...What is mise-en-scene? Mise-en-scene is the arrangement of scenery and properties to represent the place where a movie is enacted. It is most commonly used to show the setting of the movie. But if used correctly can be used to portray the feelings of the characters and to help tell the story. Orson Welles made sure to use the props, actors, and even the camera to use mise-en-scene to tell the story of Charles Foster Kane to its fullest. Character positions, camera angles and music, and framing used to tell the story in Citizen Kane. It’s use of mise-en-scene made it not only ahead of its time, but it made it a masterpiece. Citizen Kane uses mise-en-scene is multiple scenes to help tell the narrative. A perfect example is when the parents of the Charles Kane are speaking with Walter Thatcher in the house. As Kane’s parents are discussing giving Kane over to Thatcher, we see Kane as a boy playing in the snow through the window. This scene represents the innocence that is stolen from him in this exact moment. When he was a child he was pure and innocent and naïve, but we never see him like this again after he is taken and brought up by Thatcher. The boy stays in the middle of the frame the whole scene making this part one of the most import scenes in the movie. As the live changing scene goes on we just watch as Kane plays in innocence, completely oblivious to what is going on in his home. The entire movie is affected by this one scene and links to his dying word, rosebud.......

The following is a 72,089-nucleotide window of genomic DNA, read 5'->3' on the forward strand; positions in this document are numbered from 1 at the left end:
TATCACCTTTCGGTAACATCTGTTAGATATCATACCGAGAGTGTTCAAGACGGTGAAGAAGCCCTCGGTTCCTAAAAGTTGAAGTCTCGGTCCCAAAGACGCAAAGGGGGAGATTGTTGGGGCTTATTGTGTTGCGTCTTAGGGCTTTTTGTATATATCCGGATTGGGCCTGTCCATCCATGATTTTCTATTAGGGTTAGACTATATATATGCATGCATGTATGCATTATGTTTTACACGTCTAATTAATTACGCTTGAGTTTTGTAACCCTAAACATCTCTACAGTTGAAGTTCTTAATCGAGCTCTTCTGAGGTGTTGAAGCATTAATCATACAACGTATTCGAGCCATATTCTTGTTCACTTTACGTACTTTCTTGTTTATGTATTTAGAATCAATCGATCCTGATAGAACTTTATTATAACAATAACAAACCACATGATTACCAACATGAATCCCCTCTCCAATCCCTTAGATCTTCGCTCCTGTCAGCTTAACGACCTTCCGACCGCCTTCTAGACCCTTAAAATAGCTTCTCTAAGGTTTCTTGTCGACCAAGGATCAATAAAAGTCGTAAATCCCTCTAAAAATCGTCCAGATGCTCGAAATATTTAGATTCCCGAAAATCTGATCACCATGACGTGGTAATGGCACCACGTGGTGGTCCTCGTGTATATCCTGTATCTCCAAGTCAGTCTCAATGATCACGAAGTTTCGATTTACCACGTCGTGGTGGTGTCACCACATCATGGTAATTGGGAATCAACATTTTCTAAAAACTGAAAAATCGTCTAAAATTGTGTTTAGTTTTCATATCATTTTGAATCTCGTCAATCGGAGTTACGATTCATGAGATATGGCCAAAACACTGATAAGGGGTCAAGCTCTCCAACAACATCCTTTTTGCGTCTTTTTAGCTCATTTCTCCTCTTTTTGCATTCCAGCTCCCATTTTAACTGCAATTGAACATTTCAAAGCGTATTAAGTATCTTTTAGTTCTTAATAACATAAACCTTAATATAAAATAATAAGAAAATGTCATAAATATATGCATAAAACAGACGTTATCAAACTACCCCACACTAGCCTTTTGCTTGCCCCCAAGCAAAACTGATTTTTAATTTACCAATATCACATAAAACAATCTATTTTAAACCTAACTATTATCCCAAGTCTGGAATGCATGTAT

Words: 640 - Pages: 3

Citizen Kane

...**** ******** Humanities 17 Mr. **** 10/20/12 Citizen Kane, Orson Wells (1941): employed new cinematographic advances for film. Wells, use of camera placement, movement and the entire editing process paved the way for a new era of filmmaking. His brilliant use of Iconic imagery, help to tell the story of Charles Foster Kane. The opening of this scene seems to be one of childhood innocence. A young Charles, sledding down a hill. The blind edit straight to the snowball hitting the sign of Mrs. Kane’s boarding house can be considered an iconic image for what’s to come. The over the shoulder shot of his mother talking to Charles still has the focus on Charles and his innocence. As the camera pulls backwards you get a better idea of what’s going on. In the negative space, while mother and father are talking to Mr. Thatcher you see Charles still childishly playing in the snow. Having no idea he is about to given away. The camera following Mrs. Kane back to the window then the close-up of her face shows the intensity of her emotion she has for selling her son. The close-up of Charles face makes you feel his pain and anger as it transitions to another iconic image of the empty sled gathering snow, letting you know Charles is gone. In the dining room with Emily the lighting is focused on Emily who is centered in the shot. The lighting and her appearing brighter shows that for now she is the main focus. As the camera moves in it accentuates the love between them. The......

Words: 523 - Pages: 3

Citizen Kane